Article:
The Tories have tried to avoid this for two weeks since Grant Shapps was forced to resign – but at last the Tory bullying scandal has reached David Cameron’s door.
Evidence has emerged that Cameron asked then-Conservative co-chair Grant Shapps’ office to find a way of eliminating Liam Walker – a campaigner in Cameron’s own Witney constituency – after he made an embarrassing comment about food bank users.
Walker, who had an ambition to become chairman of the Tory Party’s youth wing, had Tweeted that he had seen some “food bank users” in the pubs of Witney, at a time when the rising use of food banks was a possibly election-losing issue.
It seems Mark Clarke, the man allegedly behind the bullying scandal that led to the death of another activist, was told to write a complaint about Mr Walker’s words.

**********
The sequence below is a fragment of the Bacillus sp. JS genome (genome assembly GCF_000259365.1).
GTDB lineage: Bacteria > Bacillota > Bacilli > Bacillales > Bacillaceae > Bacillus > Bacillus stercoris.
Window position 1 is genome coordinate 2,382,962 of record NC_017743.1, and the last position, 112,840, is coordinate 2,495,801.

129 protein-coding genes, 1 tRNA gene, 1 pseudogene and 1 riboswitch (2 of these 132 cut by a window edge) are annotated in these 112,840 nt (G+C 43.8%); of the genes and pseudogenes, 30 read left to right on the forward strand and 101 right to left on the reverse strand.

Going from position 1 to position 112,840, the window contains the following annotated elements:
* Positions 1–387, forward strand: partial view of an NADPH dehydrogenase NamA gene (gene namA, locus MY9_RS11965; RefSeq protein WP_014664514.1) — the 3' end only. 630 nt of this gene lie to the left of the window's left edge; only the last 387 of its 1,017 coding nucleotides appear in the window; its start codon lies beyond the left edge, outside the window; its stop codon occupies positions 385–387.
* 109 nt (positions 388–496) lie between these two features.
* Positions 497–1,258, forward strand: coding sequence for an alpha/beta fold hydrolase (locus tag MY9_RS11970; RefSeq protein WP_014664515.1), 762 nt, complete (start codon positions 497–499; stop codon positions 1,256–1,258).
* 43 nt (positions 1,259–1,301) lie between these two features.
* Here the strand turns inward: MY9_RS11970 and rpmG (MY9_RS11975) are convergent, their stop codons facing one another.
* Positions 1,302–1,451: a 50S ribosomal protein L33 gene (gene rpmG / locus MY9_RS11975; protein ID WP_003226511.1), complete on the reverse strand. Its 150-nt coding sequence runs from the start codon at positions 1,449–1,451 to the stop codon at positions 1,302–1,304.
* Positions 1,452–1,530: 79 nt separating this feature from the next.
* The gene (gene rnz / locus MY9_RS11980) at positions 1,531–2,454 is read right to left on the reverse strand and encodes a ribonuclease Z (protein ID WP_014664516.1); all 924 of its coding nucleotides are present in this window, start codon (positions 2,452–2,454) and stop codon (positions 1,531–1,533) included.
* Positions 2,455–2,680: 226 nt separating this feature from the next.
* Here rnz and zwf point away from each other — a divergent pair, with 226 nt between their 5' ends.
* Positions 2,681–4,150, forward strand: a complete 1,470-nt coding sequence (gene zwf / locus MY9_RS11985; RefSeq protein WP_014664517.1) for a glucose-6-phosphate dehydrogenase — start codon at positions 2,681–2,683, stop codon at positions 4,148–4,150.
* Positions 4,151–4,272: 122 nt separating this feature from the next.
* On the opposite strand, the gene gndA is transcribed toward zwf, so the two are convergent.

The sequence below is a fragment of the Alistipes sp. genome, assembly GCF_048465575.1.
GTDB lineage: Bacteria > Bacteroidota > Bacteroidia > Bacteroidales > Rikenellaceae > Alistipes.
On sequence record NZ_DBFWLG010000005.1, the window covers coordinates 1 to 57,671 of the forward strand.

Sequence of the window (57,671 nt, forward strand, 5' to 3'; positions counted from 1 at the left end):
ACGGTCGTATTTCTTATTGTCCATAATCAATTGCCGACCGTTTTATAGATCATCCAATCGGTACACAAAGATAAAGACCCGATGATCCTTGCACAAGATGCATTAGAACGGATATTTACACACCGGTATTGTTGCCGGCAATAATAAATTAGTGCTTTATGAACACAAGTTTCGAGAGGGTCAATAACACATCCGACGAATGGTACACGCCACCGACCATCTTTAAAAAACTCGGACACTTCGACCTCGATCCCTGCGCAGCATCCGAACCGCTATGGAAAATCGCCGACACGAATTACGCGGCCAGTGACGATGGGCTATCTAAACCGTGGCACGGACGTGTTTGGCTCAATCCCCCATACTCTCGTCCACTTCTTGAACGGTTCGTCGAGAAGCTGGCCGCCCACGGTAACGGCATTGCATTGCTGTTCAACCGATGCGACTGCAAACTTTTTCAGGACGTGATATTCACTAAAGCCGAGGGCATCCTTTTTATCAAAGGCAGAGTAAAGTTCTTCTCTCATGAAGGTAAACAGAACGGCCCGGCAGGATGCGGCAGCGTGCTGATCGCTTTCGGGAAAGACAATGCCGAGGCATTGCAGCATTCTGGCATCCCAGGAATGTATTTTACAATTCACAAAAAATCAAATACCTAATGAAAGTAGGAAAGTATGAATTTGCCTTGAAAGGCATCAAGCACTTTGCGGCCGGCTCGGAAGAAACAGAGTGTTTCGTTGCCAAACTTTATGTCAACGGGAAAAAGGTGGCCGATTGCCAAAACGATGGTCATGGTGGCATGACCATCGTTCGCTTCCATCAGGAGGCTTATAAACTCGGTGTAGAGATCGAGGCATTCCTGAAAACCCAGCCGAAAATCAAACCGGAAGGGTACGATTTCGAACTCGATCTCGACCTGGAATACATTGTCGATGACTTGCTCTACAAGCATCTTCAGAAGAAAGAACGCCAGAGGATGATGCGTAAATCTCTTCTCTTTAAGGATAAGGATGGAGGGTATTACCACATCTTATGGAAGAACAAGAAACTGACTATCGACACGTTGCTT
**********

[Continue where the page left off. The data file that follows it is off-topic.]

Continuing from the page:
Mr Clarke has denied the previous allegations against him but, now it seems he has been directly linked to David Cameron, it looks like being a bleak Christmas for the PR prime minister.
Labour have demanded an inquiry after it emerged David Cameron’s taxpayer-funded advisers plotted to block the career of a young Tory activist who embarrassed him.
Ex-party Chairman Grant Shapps ‘ office had Tatler Tory Mark Clarke put pressure on 25-year-old Liam Walker to halt his leadership ambitions.
Mr Clarke filed a complaint about his conduct to give senior figures an excuse to boot him from the party.
The involvement of Mr Clarke in the plot brings the bullying scandal engulfing the party to the doorstep of No 10 for the first time.
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